Suzi's Blog

Anchovy Salad Cream from Pitt Cue Co.: The Cookbook

British food once possessed a bad reputation. It still does in some circles. Outside of London, “overdone” may still be the appropriate adjective for the meat at the local fare. But surely in London there is culinary grandeur. London is huge, rich, culturally diverse and offers an urban population on the move for new and better things.

One of the new bright spots in London is Pitt Cue Co, a British riff on American barbecue. But the boys at Pitt have not forgotten their origins. They weave in British standards on their menu — like barbecued roast beef — and in their cookbook. Here we have a powerful salad dressing, Anchovy Salad Cream, that is their version of the Heinz salad cream that you find in every store.

Heinz has a huge presence in the United Kingdom: vinegar, of course, and salad dressing and baked beans and more. Fish and chips? You’ll find bottles of Heinz on every table.

I have a theory that the “sourness” that is so characteristic of “basic” British food fare stems from geography. England is about as far away from the old spice trade routes as possible. And Olde England was not a particularly rich realm. Rich or not, food needs to preserved and tasty. If you cannot afford spices, then vinegar is a serious substitute.

Heinz salad cream gets its dominant sour flavor from anchovies. The recipe below calls for 5 ½ ounces of anchovy. I only used 3 ounces. I cannot imagine what it would taste like with 5 ½ in the blender. I think my mouth would pucker permanently shut.

That intense anchovy flavor, which some folks love and others run from, comes from the preserving process. Fresh anchovies are mild and are best enjoyed on an Italian beach. It takes preserving chemistry to produce the pucker. While we think of anchovies as small things, there are 140+ species with some up to 16 inches in length. Often we associate anchovies with European cuisine, and they certainly are integral to Mediterranean cuisines. But who catches the most anchovies each year? Peru. 70% of the world’s total catch. That’s a lot of Caesar salads.

Anchovy Salad Dressing

Yield: 3 cups


  • 1/2 cup cider vinegar
  • 4 tablespoons Dijon mustard
  • 1 tablespoon superfine sugar
  • 2 teaspoons Maldon sea salt
  • ¼ teaspoon freshly ground black pepper
  • 5 ½ ounces Cantabrian anchovy fillets [or less if you are like me]
  • 3 garlic cloves
  • 1 teaspoon freshly chopped thyme leaves
  • 1 ¾ cups heavy cream


Put all the ingredients, except the cream into a blender and blitz for about 30 seconds. Slowly add the cream, blitzing until just incorporated.

Source: House Rub from Pitt Cue Co.: The Cookbook

Photo Information: Canon T2i, EFS 60 mm Macro Lens, F/4.5 for 1/40th second at ISO-3200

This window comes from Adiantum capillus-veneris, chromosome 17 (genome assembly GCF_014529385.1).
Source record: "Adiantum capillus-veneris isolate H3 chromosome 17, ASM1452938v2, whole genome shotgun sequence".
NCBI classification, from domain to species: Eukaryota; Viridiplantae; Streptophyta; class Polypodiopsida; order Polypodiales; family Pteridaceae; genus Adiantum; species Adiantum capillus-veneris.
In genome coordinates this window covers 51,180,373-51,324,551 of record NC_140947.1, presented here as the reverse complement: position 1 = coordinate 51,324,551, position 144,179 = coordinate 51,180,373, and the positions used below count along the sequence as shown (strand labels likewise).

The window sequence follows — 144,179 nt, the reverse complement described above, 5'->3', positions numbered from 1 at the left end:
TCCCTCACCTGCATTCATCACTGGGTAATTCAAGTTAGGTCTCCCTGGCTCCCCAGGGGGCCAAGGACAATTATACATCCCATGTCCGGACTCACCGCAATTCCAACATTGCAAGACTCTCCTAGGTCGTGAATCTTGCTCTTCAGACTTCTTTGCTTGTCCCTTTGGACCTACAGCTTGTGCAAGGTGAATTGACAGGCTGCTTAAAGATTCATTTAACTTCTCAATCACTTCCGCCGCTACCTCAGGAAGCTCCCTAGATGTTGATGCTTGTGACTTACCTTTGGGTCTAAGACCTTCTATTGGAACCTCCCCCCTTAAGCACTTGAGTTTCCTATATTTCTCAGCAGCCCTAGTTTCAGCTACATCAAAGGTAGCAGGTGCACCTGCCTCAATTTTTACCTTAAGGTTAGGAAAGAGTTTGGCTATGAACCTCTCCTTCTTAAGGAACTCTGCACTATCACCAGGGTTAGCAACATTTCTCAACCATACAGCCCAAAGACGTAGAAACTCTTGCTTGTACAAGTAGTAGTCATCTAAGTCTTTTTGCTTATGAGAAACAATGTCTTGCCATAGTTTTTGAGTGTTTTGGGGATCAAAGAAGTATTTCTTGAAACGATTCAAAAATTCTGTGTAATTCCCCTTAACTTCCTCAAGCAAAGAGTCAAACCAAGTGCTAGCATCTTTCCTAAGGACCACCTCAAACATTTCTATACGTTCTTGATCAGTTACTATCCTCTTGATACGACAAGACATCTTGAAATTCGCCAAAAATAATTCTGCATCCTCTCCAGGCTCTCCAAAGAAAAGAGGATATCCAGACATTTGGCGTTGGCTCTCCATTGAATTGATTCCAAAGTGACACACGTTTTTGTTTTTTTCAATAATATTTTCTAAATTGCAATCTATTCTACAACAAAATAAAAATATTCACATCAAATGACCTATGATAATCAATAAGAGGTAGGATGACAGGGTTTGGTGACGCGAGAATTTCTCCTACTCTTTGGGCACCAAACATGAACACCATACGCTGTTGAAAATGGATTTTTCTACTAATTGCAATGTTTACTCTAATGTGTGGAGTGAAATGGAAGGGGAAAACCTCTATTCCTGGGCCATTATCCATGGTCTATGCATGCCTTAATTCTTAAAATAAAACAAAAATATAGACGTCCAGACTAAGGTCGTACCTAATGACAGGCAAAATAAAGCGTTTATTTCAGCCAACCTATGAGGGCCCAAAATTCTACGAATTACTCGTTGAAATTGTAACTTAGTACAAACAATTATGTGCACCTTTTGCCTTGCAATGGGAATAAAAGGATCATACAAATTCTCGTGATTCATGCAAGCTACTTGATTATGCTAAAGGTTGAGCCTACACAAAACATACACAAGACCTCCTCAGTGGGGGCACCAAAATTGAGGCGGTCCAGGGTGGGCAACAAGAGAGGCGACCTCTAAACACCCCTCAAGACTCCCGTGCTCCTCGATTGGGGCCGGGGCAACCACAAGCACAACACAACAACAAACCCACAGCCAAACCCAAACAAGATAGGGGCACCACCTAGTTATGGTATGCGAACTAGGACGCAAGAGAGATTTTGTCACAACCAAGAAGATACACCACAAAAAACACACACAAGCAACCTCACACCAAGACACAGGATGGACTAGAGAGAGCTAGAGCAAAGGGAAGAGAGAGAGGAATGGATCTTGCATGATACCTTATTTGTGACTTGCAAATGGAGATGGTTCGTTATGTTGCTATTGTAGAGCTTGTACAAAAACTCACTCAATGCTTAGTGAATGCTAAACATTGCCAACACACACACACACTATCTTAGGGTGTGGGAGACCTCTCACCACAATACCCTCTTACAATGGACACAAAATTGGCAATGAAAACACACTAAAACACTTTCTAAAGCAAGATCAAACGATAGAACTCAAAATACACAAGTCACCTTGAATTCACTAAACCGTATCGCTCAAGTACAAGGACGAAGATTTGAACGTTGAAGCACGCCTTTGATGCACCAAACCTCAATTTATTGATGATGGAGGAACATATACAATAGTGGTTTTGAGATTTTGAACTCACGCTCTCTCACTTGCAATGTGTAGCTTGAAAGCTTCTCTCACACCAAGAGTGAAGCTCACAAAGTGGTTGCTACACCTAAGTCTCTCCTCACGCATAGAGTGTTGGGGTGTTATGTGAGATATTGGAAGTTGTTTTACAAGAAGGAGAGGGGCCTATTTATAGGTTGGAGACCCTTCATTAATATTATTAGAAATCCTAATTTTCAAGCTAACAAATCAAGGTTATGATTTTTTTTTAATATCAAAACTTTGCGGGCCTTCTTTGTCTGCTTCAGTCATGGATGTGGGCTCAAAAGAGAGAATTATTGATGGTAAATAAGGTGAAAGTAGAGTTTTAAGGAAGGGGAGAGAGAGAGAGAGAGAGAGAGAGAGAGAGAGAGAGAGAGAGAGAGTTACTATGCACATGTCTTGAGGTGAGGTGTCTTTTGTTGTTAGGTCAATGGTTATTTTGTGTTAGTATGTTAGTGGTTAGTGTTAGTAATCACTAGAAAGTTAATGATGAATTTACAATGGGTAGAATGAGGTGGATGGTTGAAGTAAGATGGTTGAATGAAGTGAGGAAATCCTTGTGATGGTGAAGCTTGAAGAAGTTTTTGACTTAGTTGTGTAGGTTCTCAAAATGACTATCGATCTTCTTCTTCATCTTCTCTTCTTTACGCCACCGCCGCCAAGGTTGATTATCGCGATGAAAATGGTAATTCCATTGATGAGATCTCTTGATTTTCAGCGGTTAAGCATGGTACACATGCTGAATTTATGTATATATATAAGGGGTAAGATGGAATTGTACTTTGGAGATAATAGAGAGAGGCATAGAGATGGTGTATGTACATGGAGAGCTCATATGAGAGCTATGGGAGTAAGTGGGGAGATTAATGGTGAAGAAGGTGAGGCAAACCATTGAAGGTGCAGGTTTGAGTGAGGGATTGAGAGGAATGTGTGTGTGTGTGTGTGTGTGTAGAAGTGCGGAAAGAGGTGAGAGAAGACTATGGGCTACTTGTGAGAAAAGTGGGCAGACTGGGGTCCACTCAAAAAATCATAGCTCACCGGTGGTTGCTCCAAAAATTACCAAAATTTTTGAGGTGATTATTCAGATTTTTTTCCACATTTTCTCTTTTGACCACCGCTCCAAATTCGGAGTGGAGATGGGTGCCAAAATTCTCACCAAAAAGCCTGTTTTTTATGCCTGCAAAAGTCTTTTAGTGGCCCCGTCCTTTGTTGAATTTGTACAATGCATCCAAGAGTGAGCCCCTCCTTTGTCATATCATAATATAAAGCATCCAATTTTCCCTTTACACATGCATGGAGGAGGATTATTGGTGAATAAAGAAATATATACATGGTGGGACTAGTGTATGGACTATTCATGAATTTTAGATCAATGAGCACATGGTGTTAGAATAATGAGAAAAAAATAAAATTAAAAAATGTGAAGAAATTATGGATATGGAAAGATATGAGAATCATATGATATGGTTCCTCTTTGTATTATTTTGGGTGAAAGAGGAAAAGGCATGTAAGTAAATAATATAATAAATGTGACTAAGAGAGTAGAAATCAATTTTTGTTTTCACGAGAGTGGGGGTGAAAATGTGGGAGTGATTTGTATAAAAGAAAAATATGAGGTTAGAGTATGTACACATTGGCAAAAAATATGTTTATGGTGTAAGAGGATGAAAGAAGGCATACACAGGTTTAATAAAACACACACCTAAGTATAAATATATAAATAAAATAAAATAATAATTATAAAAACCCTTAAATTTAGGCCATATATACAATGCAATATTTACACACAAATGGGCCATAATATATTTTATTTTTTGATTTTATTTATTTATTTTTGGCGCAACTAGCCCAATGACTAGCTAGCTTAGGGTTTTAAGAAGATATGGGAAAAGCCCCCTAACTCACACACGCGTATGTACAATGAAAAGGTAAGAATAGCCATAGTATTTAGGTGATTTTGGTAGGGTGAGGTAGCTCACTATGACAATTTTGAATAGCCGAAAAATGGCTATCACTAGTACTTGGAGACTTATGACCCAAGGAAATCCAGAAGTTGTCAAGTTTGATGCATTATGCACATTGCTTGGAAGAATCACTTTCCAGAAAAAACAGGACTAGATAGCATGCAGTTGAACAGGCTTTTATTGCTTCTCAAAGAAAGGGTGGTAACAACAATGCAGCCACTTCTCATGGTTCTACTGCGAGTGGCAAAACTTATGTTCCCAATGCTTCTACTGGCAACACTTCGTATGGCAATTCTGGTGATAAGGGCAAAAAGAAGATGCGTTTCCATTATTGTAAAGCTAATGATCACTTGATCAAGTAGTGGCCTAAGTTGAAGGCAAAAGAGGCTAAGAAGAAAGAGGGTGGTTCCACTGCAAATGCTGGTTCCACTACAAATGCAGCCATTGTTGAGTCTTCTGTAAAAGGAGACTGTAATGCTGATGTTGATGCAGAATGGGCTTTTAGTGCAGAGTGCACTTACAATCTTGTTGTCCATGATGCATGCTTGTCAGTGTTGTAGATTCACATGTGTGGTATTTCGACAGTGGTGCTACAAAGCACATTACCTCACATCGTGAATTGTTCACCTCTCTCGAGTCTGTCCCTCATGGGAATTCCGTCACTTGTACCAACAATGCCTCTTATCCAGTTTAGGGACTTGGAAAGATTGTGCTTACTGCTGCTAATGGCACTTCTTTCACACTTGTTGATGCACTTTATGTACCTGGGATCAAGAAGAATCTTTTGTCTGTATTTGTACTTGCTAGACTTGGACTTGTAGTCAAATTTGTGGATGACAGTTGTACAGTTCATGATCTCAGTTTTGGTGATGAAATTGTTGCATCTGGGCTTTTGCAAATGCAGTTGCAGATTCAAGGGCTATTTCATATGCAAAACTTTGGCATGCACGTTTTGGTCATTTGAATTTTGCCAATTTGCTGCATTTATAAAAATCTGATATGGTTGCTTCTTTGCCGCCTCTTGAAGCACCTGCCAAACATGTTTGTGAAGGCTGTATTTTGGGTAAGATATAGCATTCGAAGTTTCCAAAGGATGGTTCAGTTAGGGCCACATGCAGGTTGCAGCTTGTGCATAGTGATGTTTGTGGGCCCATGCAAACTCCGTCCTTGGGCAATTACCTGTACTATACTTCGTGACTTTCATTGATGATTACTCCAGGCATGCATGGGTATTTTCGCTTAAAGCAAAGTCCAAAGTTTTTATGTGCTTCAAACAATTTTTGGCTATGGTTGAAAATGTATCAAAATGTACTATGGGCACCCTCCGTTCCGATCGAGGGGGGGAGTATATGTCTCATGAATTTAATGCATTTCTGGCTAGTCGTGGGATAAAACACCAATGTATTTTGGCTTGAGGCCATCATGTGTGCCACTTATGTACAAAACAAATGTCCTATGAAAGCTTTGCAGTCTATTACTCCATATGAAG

All-Purpose Honey Mustard Salad Dressing

Taste of Honey

Marie Simmons is a friend  and very trusted author. Trusted? Take any recipe, from any of her 20+ cookbooks, and you just have to follow the simple, totally clear directions. Your results will be, well not just results, but a culinary accomplishment that will truly please you.

Marie’s latest venture is Taste of Honey. Here’s the first taste test that Suzen tried: a salad dressing that has “the usual suspects” coupled with a good dose of honey. The fun thing here is playing with the amount of honey —Suzen displayed a heavy hand here so there was a distinctly honey tang to her dressing.

And, of course, changing honey varieties can generate enormous flavor shifts. Unlike other foods where you have to struggle to notice the “difference” that “experts” announce, with honey you can be tongue-dead and still be very aware of a flavor difference.

So with this recipe as a template, you can pair different honey flavors with different ingredients. Chicory versus romaine, for example, gives you room for mix and match.

Suzen and I are working our way through this lovely book recipe by recipe. More tasting results to come. No testing is necessary: these are all Simmons perfect.

All-Purpose Honey Mustard Salad Dressing

Yield: 2/3 cup


  • 5 tablespoons extra-virgin olive oil
  • 2 tablespoon full-bodies red wine vinegar
  • 2 tablespoons honey [or more!]
  • 2 teaspoons Dijon mustard
  • 1 small clove garlic, grated
  • ½ teaspoon coarse salt
  • Freshly ground black pepper


Combine all of the ingredients in a blender and blend until emulsified. If making by hand, combine all of the ingredients except the olive oil in small deep bow. Add the olive oil a few drops at a time, continuously whisking until emulsified.

Store in a glass jar at room temperature for up to 1 day or refrigerate and keep for up to 1 week.

Source: Taste of Honey by Marie Simmons